My Experience of Being a Volunteer Coach in School

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Many of our children miss out on opportunities in and out of school because they lack confidence or certain skills. So when I had the chance to work directly with some of these young people, to coach them and uncover skills they didn’t know they had, I jumped at it.
The charity, Yes Futures, empowers young people to believe in themselves and reach their potential, achieved through personal development programmes. I applied to be a volunteer coach and have recently completed my time with one of the 66 schools Yes Futures works with.

The Yes Futures programme
The programme focuses on improving four elements; confidence, resilience, communication and self-awareness through building trust and relationships. Yes Futures supply the training course, and coaching volunteers, such as me, deliver the course. I had an online session in school with a group of year 8s, once a month for four months, and then helped at a weekend residential. In between our sessions, the children also went on day-long work placements, some experiencing journeying into London for the first time, and community programmes where they discovered what can be achieved by giving back.

In the monthly sessions we talked about what the young people had achieved in the previous month, what they’d like to do in the coming month(s), and I supported them generally with their goals and aims. We looked at how to set SMART goals and talked about their hobbies, skills and strengths, and how these cross over into everyday life. This helped them think about what they might like to do as a future career and how their loves and skills could be used.

There was thinking time during the calls for them to figure out their thoughts and it was a safe space to work through the coaching journey. As the months progressed, it was evident to see the change within those that participated. They had the chance to work through their anxieties, had the space if they needed it, and there was never any pressure for anyone to join in. Some didn’t want to participate, but those that did join in really engaged and got involved and found it beneficial.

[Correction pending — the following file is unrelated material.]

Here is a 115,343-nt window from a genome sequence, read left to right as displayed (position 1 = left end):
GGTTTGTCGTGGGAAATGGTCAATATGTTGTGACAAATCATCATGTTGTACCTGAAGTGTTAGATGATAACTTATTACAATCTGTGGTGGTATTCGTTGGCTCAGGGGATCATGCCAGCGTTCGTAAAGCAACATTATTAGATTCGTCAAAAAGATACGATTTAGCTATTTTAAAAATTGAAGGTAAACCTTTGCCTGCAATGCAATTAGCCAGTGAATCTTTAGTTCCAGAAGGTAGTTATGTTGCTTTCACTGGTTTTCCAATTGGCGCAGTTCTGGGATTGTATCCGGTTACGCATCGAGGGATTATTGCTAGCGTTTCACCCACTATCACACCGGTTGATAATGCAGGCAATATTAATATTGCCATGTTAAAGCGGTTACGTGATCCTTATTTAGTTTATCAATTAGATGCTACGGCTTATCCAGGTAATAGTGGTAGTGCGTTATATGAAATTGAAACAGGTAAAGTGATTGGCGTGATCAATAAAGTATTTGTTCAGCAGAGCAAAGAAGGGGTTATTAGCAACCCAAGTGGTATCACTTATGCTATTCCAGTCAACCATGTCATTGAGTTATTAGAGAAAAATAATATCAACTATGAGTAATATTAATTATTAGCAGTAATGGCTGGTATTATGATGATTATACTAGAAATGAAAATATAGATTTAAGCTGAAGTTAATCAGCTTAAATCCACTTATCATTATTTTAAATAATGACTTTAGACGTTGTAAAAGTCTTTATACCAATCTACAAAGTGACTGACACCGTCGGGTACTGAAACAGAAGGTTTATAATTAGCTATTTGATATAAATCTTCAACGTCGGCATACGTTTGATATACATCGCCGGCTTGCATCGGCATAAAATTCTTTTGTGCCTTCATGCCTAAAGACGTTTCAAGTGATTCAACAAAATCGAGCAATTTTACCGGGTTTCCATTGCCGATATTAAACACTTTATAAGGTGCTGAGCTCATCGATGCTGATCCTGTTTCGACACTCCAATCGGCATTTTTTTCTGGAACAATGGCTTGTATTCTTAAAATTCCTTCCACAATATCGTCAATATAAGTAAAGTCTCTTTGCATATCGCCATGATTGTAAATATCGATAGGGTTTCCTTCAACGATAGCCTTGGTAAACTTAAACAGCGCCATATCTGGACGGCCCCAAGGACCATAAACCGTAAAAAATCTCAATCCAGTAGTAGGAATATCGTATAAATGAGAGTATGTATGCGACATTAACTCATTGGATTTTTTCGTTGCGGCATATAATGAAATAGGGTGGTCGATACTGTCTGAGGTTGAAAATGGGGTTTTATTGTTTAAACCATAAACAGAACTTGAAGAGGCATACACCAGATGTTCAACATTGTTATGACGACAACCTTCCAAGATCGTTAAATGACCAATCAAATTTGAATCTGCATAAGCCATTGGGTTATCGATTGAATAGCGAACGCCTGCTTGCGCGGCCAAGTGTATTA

The school I worked with was completely committed to the programme as well, encouraging the pupils who would most benefit to take part. It’s undoubtedly difficult for the schools to organise - they have to find enough laptops and then the charity induct the children in what to expect and how to log on, and the school had to locate time as well as space – but they could see it was 100% worth it for what the students got out of it.

One of the most incredible things for me to witness was the young people’s realisation of what they have within them. Their attitudes changed visibly to ‘I can do it’ and at the very least that they were willing to have a go.

The residential Into the Wild Weekend
Going away with the young people for a residential team building weekend was amazing and gave me the chance to see first-hand the results of the coaching sessions. The weekend activities were carefully structured to encourage co-working, relying on others and problem solving. Many of the youngsters were participating in activities far from their comfort zone – as was I.

There were several groups from different schools who had never met each other before but some ice-breaking games saw them start to talk to each other. Before long, they were using their newly found communication skills to pull together and work things out. They quickly and willingly learnt from their mistakes, even seeing these as positives rather than negatives. I could see them grow in confidence, see how engaged they were throughout but also having the option to have quiet time if needed. They respected the rules that were set, kept their rooms tidy and were respectful to each other and the volunteers. Some were quieter than others and there was plenty of breakout time to check in to make sure everyone was ok.

My takeaways from coaching in school
I have talked previously about how we shouldn’t expect schools to take on the teaching of life skills for our children. Programmes like Yes Futures enable this to happen though, especially for those who can’t access the support at home or are overlooked at school. Our children and young people need to know that the skills they have within are transferable and they will be able to utilise problem-solving skills throughout life. They have to understand that it’s not a weakness to ask for help. They often won’t do this when their egos kick in or they think they’re being judged by their peers. But adults know it can be lonely at the top – or at any stage - if you’re not willing to ask for support.

It was also a pleasure to meet the other volunteer coaches on the residential weekend, and learn from their experiences both with these children and with other clients. Everyone brings something different and it’s important to keep learning, especially from others.

I am so grateful to have had the opportunity to help our future generations, keep them engaged and see their education stretched beyond the classroom. It would be great to see schools investing more into these sort of collaborations, and for parents to understand the benefit of supporting and investing in future generations. Check out the Yes Futures website for more information about their programmes. And contact me to see how personal coaching can help your child or young person realise their potential and grow in confidence.